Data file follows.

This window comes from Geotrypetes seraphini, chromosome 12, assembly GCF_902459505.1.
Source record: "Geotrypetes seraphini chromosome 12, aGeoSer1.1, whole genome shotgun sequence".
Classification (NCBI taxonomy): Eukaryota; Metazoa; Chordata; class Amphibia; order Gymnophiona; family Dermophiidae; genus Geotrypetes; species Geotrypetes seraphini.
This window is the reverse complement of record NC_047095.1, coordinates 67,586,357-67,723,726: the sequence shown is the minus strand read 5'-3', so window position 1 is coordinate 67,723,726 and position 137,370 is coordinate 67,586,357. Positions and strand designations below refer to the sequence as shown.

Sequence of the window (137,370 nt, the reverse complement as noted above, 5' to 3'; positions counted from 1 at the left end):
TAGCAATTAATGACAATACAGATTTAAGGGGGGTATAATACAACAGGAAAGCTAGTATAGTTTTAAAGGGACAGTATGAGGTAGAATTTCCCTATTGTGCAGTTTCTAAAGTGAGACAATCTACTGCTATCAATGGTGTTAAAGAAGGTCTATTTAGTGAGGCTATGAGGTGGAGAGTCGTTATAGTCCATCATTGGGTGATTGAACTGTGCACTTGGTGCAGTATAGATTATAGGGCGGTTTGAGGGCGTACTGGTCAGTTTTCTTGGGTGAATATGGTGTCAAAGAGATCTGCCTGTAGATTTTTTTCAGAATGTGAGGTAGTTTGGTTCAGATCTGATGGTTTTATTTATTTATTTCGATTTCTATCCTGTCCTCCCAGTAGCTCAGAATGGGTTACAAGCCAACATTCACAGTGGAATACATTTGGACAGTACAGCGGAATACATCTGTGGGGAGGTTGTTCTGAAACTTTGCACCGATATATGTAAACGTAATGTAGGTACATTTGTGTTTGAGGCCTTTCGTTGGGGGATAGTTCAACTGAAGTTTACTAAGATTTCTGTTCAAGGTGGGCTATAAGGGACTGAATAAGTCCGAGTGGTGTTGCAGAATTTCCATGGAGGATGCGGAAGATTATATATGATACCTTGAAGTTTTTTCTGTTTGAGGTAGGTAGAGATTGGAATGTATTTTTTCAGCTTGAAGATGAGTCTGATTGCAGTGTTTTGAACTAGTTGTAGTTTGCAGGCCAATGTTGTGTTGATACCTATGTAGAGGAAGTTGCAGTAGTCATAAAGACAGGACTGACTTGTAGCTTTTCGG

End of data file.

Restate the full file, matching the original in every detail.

This window comes from Geotrypetes seraphini, chromosome 12, assembly GCF_902459505.1.
Source record: "Geotrypetes seraphini chromosome 12, aGeoSer1.1, whole genome shotgun sequence".
Classification (NCBI taxonomy): Eukaryota; Metazoa; Chordata; class Amphibia; order Gymnophiona; family Dermophiidae; genus Geotrypetes; species Geotrypetes seraphini.
This window is the reverse complement of record NC_047095.1, coordinates 67,586,357-67,723,726: the sequence shown is the minus strand read 5'-3', so window position 1 is coordinate 67,723,726 and position 137,370 is coordinate 67,586,357. Positions and strand designations below refer to the sequence as shown.

Sequence of the window (137,370 nt, the reverse complement as noted above, 5' to 3'; positions counted from 1 at the left end):
TAGCAATTAATGACAATACAGATTTAAGGGGGGTATAATACAACAGGAAAGCTAGTATAGTTTTAAAGGGACAGTATGAGGTAGAATTTCCCTATTGTGCAGTTTCTAAAGTGAGACAATCTACTGCTATCAATGGTGTTAAAGAAGGTCTATTTAGTGAGGCTATGAGGTGGAGAGTCGTTATAGTCCATCATTGGGTGATTGAACTGTGCACTTGGTGCAGTATAGATTATAGGGCGGTTTGAGGGCGTACTGGTCAGTTTTCTTGGGTGAATATGGTGTCAAAGAGATCTGCCTGTAGATTTTTTTCAGAATGTGAGGTAGTTTGGTTCAGATCTGATGGTTTTATTTATTTATTTCGATTTCTATCCTGTCCTCCCAGTAGCTCAGAATGGGTTACAAGCCAACATTCACAGTGGAATACATTTGGACAGTACAGCGGAATACATCTGTGGGGAGGTTGTTCTGAAACTTTGCACCGATATATGTAAACGTAATGTAGGTACATTTGTGTTTGAGGCCTTTCGTTGGGGGATAGTTCAACTGAAGTTTACTAAGATTTCTGTTCAAGGTGGGCTATAAGGGACTGAATAAGTCCGAGTGGTGTTGCAGAATTTCCATGGAGGATGCGGAAGATTATATATGATACCTTGAAGTTTTTTCTGTTTGAGGTAGGTAGAGATTGGAATGTATTTTTTCAGCTTGAAGATGAGTCTGATTGCAGTGTTTTGAACTAGTTGTAGTTTGCAGGCCAATGTTGTGTTGATACCTATGTAGAGGAAGTTGCAGTAGTCATAAAGACAGGACTGACTTGTAGCTTTTCGG